By Noah Bressman
Everyone knows that the mama bird gets worms to feed to her hatchling chicks. If the mama bird is like the comedy rapper Flynt Flossy and has “got a lot of chicks”, she may not be able to feed them evenly. Some will then grow faster and have a better chance of survival while others may starve. What happens if the mama gives uneven resources to the chicks before they even hatch? If the mama bird has got a lot of eggs, she may not be able to give them all the same amount of her body heat. How would the chicks fair then, given equal access to resources when they hatch? A team of scientists led by Sydney Hope of Virginia Tech sought to answer this very question using tiny, adorable wood duck (Aix sponsa)ducklings.
Hope and colleagues collected eggs from wood duck nests around the Savannah River in South Carolina (making sure to leave some eggs still in the nests and replacing the ones they took with wooden eggs so the mama would not abandon the nest). They then incubated half of the eggs at 35°C and 36°C, which are natural nest temperatures under mama’s butt. Such a small difference in temperature is realistic in natural nests depending on how the eggs are organized, but could not possibly make a real difference, right? In crocodiles, a one degree difference is the difference between the eggs hatching as girls or boys, so perhaps it could also have an effect on ducks. After the eggs hatched, ducklings from both groups were mixed together and given opportunities to warm up under a heat lamp and get food.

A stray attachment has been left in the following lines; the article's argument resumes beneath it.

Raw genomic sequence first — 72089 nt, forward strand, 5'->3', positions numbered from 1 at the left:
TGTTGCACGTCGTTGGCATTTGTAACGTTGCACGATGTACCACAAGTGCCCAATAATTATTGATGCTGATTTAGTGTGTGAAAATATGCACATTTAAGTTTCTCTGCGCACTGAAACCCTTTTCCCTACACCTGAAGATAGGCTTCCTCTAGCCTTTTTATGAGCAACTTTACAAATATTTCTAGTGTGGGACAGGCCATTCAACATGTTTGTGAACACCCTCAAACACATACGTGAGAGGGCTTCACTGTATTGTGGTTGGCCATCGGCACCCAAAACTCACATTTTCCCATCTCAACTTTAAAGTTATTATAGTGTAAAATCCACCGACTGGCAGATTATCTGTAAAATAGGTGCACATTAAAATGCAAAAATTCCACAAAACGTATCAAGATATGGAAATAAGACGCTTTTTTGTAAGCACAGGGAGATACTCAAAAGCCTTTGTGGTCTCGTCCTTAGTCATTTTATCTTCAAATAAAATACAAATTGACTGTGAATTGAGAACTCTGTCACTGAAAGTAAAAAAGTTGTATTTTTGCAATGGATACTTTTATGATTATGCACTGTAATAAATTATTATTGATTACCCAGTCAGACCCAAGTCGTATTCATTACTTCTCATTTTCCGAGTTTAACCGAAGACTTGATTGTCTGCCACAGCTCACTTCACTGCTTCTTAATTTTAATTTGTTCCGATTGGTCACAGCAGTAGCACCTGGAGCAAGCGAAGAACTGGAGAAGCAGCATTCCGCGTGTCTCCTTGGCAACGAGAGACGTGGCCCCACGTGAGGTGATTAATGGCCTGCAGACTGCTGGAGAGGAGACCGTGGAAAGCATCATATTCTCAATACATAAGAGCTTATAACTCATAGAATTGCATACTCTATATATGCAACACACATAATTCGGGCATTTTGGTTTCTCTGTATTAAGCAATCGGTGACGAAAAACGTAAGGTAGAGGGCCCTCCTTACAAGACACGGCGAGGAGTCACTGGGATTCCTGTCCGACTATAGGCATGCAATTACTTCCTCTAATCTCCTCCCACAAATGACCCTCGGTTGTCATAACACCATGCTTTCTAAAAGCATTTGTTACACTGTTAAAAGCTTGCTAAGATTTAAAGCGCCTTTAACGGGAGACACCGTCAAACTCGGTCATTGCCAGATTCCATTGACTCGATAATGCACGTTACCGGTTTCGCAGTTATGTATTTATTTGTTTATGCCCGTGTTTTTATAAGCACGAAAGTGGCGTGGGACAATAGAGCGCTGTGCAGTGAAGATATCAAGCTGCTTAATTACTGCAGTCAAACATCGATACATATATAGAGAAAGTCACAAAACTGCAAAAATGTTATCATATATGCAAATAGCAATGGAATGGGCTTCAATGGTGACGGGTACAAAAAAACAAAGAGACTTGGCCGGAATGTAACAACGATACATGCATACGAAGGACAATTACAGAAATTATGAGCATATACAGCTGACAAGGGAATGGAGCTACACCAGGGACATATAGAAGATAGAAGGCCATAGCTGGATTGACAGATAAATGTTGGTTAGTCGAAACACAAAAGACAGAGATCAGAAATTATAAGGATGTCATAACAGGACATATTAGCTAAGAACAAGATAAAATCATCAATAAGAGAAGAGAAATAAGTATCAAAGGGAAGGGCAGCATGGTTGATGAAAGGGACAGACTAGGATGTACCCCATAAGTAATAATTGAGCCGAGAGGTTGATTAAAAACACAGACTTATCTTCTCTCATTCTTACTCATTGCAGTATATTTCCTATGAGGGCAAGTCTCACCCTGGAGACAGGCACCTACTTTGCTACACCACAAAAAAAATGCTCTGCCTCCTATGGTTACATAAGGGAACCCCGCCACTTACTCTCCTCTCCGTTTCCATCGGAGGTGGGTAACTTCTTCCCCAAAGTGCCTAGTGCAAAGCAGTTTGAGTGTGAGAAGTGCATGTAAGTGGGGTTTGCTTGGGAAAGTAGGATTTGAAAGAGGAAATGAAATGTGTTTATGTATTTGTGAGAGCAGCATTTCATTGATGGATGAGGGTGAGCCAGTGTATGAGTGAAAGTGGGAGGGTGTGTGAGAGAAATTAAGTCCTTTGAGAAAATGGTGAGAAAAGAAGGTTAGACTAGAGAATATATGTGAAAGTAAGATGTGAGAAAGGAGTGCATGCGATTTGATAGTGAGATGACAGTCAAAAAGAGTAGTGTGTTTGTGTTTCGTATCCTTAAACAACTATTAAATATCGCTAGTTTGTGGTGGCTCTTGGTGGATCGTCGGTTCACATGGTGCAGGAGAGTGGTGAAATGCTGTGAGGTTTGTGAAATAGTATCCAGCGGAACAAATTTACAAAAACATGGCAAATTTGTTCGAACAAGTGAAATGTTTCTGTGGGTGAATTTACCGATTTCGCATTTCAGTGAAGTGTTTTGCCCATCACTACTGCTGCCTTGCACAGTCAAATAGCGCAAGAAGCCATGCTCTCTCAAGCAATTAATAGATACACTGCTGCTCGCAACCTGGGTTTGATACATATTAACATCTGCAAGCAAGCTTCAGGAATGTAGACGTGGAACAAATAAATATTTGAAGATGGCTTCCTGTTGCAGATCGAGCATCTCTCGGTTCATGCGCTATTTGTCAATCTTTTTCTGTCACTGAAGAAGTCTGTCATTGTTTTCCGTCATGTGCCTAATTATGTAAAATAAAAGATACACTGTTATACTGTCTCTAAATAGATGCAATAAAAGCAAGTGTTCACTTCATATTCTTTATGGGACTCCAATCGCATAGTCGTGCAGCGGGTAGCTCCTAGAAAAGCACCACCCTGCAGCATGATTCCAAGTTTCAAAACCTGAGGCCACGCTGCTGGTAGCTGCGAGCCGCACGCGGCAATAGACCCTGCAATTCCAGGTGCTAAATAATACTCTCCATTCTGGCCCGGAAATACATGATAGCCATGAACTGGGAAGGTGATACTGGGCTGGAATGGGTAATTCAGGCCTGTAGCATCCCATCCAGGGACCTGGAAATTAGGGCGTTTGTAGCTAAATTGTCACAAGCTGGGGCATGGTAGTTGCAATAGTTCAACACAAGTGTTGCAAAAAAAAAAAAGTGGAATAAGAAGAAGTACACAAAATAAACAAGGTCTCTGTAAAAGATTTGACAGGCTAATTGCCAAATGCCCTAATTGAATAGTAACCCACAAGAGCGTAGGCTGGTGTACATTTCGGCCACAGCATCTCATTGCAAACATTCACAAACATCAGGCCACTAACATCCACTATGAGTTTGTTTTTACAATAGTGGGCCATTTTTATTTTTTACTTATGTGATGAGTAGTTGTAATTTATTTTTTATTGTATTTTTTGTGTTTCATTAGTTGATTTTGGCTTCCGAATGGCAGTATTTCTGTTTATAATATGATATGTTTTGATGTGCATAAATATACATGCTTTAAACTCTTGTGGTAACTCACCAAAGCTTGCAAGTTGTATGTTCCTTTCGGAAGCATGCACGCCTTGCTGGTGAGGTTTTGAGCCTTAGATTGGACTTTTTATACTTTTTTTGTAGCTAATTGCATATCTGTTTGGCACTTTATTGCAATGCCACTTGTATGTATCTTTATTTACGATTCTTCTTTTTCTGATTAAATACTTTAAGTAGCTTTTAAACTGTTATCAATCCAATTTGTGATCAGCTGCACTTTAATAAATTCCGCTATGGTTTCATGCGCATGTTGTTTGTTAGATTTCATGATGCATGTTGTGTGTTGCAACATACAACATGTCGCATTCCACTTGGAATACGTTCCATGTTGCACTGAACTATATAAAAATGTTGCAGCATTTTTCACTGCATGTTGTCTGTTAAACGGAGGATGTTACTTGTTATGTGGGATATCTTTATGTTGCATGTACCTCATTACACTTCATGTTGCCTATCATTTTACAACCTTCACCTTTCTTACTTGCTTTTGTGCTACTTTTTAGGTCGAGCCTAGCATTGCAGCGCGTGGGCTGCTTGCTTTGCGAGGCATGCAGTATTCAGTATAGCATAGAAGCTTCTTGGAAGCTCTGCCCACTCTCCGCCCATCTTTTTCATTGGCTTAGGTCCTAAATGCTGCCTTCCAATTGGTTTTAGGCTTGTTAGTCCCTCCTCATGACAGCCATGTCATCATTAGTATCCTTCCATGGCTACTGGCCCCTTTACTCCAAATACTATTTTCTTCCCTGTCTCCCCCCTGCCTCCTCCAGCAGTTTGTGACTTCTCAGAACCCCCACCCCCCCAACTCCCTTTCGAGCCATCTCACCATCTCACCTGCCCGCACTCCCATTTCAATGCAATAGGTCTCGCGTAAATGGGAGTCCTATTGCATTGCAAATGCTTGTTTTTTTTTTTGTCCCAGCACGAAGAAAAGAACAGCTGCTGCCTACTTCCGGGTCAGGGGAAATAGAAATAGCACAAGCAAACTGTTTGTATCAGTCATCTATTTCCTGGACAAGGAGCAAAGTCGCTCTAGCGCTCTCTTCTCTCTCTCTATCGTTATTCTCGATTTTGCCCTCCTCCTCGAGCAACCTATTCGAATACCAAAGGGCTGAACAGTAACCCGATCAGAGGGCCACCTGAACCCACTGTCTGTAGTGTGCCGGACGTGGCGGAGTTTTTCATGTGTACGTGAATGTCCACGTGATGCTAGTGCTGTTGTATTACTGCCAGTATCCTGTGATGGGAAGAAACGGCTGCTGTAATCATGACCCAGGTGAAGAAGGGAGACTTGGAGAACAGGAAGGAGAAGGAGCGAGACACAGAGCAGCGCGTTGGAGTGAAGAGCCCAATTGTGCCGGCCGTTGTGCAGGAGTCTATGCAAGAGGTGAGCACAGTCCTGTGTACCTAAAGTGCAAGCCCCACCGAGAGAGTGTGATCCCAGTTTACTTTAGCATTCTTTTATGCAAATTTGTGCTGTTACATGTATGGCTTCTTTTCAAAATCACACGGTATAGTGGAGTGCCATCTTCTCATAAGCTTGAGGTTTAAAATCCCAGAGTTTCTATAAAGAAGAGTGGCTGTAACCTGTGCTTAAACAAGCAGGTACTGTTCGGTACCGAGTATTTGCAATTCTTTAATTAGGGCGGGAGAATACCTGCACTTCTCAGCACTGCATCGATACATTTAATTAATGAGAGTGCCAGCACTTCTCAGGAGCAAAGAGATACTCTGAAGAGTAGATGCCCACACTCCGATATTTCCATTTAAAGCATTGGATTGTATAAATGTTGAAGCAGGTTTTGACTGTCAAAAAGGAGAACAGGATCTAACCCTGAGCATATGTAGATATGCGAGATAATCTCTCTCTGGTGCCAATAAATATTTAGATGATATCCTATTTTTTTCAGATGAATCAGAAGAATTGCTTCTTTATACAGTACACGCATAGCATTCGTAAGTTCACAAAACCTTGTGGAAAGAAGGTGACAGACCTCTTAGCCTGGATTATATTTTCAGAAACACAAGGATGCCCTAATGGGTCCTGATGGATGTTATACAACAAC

The ducklings from the slightly warmer temperature did hatch a little earlier and had slightly bigger bills and bodies than the cooler ducklings. However, they both behaved the same; they spent the similar amounts of time warming up and eating. This surprised Hope and colleagues, who predicted that the cooler ducklings would spend more time by the heating lamp and eat more frequently to compensate for their differences.
Instead, the warmer ducklings spent the same amount of time eating, but ate a bit more during each meal because their bigger bills fit more food. Because they had more food, they grew quicker and larger, needing more food and allowing them to get more food, growing larger and larger, leading to a positive feedback loop. This means that the ducklings that were born with a small advantage have an advantage for life compared to their siblings. It goes to show, the early (hatching) bird really does get the worm.
Dr. Noah Bressman is a Postdoctoral Fellow at Chapman University, studying fish biology, biomechanics, biomaterials and behavior. You can find more at NoahBressman.wixsite.com/Noah or @NoahwithFish, or contact him at NoahBressman@gmail.com.